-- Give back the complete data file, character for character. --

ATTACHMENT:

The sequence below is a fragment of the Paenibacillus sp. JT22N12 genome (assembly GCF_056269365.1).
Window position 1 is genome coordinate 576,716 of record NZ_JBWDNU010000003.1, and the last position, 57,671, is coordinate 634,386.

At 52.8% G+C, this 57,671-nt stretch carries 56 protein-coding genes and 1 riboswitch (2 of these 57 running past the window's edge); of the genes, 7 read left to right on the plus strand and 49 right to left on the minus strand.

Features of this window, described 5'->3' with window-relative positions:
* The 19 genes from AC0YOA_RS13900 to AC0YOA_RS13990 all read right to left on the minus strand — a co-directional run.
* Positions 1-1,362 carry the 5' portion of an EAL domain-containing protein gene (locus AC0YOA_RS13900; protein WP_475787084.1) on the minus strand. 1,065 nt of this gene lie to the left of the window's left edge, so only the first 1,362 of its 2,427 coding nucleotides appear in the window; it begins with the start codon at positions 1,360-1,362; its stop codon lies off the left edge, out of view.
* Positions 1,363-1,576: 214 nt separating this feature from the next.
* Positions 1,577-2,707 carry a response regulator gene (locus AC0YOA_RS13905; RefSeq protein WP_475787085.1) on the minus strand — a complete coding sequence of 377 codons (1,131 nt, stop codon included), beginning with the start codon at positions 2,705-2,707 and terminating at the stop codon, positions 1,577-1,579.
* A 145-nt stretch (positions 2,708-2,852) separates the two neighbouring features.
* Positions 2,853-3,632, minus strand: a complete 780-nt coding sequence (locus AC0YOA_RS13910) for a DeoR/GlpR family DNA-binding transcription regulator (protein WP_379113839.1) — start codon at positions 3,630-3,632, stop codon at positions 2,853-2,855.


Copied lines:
The sequence below is a fragment of the Paenibacillus sp. JT22N12 genome (assembly GCF_056269365.1).
Window position 1 is genome coordinate 576,716 of record NZ_JBWDNU010000003.1, and the last position, 57,671, is coordinate 634,386.

At 52.8% G+C, this 57,671-nt stretch carries 56 protein-coding genes and 1 riboswitch (2 of these 57 running past the window's edge); of the genes, 7 read left to right on the plus strand and 49 right to left on the minus strand.

Features of this window, described 5'->3' with window-relative positions:
* The 19 genes from AC0YOA_RS13900 to AC0YOA_RS13990 all read right to left on the minus strand — a co-directional run.
* Positions 1-1,362 carry the 5' portion of an EAL domain-containing protein gene (locus AC0YOA_RS13900; protein WP_475787084.1) on the minus strand. 1,065 nt of this gene lie to the left of the window's left edge, so only the first 1,362 of its 2,427 coding nucleotides appear in the window; it begins with the start codon at positions 1,360-1,362; its stop codon lies off the left edge, out of view.
* Positions 1,363-1,576: 214 nt separating this feature from the next.
* Positions 1,577-2,707 carry a response regulator gene (locus AC0YOA_RS13905; RefSeq protein WP_475787085.1) on the minus strand — a complete coding sequence of 377 codons (1,131 nt, stop codon included), beginning with the start codon at positions 2,705-2,707 and terminating at the stop codon, positions 1,577-1,579.
* A 145-nt stretch (positions 2,708-2,852) separates the two neighbouring features.
* Positions 2,853-3,632, minus strand: a complete 780-nt coding sequence (locus AC0YOA_RS13910) for a DeoR/GlpR family DNA-binding transcription regulator (protein WP_379113839.1) — start codon at positions 3,630-3,632, stop codon at positions 2,853-2,855.